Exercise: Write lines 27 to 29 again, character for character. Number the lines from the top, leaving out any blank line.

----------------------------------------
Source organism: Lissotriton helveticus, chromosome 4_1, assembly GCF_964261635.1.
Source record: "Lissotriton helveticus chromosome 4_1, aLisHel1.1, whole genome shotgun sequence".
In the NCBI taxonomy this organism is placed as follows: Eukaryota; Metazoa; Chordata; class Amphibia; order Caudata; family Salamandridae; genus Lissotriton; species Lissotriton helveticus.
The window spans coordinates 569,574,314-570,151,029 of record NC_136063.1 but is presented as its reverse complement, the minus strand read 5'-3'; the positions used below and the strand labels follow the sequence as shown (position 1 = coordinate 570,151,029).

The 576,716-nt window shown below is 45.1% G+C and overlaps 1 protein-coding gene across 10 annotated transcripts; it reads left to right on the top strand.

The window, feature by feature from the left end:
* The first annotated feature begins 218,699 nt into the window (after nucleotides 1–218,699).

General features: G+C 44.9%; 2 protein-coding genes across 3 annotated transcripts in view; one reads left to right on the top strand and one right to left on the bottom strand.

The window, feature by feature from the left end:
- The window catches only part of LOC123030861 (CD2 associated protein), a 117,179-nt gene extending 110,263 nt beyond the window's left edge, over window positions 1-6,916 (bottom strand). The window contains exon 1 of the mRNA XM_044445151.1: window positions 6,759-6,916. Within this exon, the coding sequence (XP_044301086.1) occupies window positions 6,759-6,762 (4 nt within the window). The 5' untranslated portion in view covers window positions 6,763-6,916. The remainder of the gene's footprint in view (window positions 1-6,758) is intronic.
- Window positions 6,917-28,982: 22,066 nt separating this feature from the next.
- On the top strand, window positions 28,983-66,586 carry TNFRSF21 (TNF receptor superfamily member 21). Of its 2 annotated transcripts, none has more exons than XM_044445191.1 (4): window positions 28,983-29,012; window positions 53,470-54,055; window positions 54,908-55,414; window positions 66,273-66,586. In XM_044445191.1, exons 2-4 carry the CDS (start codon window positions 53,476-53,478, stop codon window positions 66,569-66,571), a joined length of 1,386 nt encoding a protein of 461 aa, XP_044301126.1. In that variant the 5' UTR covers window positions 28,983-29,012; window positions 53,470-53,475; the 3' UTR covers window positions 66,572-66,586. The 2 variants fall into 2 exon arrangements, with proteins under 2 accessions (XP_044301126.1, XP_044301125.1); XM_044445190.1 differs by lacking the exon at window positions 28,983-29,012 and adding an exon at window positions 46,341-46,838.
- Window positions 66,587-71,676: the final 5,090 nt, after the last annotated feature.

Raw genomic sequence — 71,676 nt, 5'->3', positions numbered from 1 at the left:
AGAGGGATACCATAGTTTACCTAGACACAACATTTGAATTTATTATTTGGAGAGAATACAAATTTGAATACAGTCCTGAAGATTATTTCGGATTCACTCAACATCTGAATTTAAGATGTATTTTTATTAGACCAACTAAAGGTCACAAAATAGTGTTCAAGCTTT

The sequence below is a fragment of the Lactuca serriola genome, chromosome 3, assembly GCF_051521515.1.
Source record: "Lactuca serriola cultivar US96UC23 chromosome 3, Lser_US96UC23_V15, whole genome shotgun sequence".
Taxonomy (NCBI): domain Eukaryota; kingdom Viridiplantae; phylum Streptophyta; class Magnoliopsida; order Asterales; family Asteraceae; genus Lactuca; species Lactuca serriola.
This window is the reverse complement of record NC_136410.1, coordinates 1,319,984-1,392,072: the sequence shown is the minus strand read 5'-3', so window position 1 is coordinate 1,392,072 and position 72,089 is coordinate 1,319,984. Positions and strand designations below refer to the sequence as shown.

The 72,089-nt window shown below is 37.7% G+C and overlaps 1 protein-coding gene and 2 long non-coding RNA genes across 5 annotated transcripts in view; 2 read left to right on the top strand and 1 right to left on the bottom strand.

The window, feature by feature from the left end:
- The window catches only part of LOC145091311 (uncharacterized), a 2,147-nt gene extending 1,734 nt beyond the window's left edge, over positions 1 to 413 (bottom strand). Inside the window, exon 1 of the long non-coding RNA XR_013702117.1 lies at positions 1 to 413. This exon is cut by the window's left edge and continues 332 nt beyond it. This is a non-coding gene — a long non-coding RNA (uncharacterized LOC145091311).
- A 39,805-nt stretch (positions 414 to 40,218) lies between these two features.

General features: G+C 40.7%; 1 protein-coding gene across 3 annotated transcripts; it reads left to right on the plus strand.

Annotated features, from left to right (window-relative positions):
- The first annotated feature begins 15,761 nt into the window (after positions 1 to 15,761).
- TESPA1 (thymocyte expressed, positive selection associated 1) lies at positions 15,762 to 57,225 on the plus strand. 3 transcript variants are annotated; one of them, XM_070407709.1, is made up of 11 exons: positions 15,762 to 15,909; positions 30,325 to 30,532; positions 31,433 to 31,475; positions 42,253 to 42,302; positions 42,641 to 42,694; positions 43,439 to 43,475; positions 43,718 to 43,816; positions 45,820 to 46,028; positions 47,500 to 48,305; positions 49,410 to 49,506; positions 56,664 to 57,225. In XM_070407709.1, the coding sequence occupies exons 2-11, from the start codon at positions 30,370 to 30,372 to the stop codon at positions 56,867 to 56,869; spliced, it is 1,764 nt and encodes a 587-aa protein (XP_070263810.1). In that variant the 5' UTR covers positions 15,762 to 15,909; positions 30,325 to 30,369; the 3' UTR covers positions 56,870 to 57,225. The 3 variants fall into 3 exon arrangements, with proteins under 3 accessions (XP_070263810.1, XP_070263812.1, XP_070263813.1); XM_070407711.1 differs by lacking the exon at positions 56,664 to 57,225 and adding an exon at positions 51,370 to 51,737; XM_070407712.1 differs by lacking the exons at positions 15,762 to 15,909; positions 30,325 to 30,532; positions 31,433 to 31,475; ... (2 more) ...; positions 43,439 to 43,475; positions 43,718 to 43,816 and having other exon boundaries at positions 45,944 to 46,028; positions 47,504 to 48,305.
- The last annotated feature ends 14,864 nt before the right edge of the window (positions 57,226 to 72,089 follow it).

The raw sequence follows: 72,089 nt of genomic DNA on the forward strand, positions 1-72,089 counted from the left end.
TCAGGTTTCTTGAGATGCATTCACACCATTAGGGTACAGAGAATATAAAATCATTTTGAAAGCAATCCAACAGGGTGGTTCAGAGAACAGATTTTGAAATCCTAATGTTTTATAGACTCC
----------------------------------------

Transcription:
- TESPA1 (thymocyte expressed, positive selection associated 1) lies at positions 15,762 to 57,225 on the plus strand. 3 transcript variants are annotated; one of them, XM_070407709.1, is made up of 11 exons: positions 15,762 to 15,909; positions 30,325 to 30,532; positions 31,433 to 31,475; positions 42,253 to 42,302; positions 42,641 to 42,694; positions 43,439 to 43,475; positions 43,718 to 43,816; positions 45,820 to 46,028; positions 47,500 to 48,305; positions 49,410 to 49,506; positions 56,664 to 57,225. In XM_070407709.1, the coding sequence occupies exons 2-11, from the start codon at positions 30,370 to 30,372 to the stop codon at positions 56,867 to 56,869; spliced, it is 1,764 nt and encodes a 587-aa protein (XP_070263810.1). In that variant the 5' UTR covers positions 15,762 to 15,909; positions 30,325 to 30,369; the 3' UTR covers positions 56,870 to 57,225. The 3 variants fall into 3 exon arrangements, with proteins under 3 accessions (XP_070263810.1, XP_070263812.1, XP_070263813.1); XM_070407711.1 differs by lacking the exon at positions 56,664 to 57,225 and adding an exon at positions 51,370 to 51,737; XM_070407712.1 differs by lacking the exons at positions 15,762 to 15,909; positions 30,325 to 30,532; positions 31,433 to 31,475; ... (2 more) ...; positions 43,439 to 43,475; positions 43,718 to 43,816 and having other exon boundaries at positions 45,944 to 46,028; positions 47,504 to 48,305.
- The last annotated feature ends 14,864 nt before the right edge of the window (positions 57,226 to 72,089 follow it).

The raw sequence follows: 72,089 nt of genomic DNA on the forward strand, positions 1-72,089 counted from the left end.